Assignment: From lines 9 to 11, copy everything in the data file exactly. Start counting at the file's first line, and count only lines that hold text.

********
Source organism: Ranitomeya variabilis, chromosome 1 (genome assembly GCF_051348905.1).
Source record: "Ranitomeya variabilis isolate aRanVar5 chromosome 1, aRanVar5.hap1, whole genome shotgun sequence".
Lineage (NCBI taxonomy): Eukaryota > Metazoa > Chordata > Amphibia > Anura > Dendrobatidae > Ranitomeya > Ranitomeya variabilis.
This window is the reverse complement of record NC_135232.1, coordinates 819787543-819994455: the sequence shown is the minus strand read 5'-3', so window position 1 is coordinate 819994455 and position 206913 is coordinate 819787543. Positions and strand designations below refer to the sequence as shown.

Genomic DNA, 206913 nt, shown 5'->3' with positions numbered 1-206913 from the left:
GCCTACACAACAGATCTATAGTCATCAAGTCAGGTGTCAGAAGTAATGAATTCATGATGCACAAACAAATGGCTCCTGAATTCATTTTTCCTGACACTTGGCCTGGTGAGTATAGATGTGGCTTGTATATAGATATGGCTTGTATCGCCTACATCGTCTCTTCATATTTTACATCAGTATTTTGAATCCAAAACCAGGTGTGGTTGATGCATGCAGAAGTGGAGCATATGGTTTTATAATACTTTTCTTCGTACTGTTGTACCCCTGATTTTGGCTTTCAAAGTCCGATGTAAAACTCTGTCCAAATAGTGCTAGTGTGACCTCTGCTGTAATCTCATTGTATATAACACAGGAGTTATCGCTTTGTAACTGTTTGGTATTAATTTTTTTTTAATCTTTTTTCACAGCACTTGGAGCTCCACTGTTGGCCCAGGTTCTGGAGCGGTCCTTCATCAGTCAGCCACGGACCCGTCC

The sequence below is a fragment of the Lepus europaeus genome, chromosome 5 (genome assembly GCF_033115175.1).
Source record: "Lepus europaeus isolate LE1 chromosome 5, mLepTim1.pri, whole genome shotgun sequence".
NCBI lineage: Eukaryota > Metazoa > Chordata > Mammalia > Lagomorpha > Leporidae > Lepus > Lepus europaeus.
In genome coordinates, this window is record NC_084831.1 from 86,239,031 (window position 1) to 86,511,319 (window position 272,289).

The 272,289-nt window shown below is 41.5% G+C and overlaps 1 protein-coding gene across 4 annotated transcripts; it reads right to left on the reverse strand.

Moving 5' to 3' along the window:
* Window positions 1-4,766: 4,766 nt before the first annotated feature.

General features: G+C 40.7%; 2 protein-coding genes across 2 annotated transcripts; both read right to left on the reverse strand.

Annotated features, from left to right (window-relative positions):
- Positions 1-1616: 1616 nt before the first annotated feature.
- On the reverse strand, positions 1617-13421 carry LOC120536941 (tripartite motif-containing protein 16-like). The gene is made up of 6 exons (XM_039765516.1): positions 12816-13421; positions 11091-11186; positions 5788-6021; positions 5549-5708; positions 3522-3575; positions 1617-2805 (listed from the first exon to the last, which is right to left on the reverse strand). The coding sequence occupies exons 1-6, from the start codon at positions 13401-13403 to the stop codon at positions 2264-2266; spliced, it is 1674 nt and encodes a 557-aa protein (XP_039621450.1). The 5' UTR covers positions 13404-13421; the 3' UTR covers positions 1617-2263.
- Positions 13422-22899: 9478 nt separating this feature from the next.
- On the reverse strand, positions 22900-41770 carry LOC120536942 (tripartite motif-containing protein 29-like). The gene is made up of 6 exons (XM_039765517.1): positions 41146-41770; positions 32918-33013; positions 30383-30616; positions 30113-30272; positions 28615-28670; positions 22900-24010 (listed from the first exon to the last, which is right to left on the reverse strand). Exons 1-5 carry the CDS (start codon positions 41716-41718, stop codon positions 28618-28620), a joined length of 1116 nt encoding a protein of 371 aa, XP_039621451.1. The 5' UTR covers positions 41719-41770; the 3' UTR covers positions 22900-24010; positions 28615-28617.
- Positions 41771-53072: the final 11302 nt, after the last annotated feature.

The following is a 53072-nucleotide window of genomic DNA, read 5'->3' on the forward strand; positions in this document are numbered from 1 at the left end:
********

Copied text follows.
NCBI lineage: Eukaryota > Metazoa > Chordata > Mammalia > Lagomorpha > Leporidae > Lepus > Lepus europaeus.
In genome coordinates, this window is record NC_084831.1 from 86,239,031 (window position 1) to 86,511,319 (window position 272,289).

The 272,289-nt window shown below is 41.5% G+C and overlaps 1 protein-coding gene across 4 annotated transcripts; it reads right to left on the reverse strand.